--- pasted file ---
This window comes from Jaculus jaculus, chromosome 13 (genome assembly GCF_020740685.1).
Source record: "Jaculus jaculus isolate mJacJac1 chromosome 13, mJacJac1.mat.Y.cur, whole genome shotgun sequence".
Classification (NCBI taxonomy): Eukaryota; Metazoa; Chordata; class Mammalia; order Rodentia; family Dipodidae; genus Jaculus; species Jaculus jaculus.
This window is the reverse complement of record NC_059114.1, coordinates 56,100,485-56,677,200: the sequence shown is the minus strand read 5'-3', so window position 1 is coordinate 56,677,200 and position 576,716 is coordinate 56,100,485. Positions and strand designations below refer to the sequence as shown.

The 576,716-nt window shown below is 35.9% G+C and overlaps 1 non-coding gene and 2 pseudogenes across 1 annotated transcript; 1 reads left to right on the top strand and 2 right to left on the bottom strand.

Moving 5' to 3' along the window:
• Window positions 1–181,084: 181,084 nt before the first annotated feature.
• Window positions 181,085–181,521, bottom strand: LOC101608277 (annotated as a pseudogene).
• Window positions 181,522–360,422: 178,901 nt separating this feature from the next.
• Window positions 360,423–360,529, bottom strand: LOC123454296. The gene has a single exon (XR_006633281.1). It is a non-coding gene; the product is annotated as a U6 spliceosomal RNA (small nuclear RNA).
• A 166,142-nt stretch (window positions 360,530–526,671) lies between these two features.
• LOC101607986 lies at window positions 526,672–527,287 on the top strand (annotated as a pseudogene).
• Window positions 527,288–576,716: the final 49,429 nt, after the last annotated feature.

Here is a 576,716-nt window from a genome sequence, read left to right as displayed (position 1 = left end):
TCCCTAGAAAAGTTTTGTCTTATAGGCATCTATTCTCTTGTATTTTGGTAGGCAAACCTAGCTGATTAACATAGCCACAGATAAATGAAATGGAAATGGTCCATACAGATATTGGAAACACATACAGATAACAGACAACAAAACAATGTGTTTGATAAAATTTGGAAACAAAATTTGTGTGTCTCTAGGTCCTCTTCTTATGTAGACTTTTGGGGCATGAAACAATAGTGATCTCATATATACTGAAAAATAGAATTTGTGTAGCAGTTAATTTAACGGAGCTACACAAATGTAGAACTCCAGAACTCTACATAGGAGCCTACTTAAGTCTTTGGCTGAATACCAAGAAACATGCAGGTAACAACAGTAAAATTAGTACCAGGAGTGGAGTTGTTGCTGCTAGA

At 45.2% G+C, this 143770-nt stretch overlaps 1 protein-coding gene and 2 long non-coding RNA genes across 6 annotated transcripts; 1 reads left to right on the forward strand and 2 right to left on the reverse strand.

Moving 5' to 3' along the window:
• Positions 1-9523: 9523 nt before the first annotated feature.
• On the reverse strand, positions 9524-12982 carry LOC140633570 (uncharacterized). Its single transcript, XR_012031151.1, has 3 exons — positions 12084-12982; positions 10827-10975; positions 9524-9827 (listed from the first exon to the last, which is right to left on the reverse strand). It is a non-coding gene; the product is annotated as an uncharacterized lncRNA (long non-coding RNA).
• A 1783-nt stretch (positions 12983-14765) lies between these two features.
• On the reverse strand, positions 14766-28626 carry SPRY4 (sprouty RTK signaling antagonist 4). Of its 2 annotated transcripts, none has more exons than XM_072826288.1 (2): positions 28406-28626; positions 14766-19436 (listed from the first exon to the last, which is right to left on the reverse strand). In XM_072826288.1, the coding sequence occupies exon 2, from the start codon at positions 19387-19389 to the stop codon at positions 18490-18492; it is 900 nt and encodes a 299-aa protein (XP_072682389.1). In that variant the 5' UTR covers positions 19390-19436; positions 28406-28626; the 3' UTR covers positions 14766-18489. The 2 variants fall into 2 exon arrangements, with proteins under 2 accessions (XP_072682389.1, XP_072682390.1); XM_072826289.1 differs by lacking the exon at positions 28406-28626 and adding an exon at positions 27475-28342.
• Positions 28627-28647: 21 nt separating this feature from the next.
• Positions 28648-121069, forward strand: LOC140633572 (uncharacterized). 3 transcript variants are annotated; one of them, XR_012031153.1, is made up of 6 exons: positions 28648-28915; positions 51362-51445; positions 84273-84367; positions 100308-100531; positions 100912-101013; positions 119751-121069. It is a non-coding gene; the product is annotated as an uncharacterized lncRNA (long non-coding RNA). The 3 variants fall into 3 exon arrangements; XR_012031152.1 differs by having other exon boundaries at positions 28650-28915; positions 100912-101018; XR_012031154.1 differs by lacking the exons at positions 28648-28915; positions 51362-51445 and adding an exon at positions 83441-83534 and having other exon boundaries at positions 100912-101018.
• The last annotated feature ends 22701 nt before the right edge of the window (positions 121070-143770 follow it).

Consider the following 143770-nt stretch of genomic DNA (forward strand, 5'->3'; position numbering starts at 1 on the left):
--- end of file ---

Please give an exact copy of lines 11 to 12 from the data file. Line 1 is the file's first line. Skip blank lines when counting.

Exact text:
• A 166,142-nt stretch (window positions 360,530–526,671) lies between these two features.
• LOC101607986 lies at window positions 526,672–527,287 on the top strand (annotated as a pseudogene).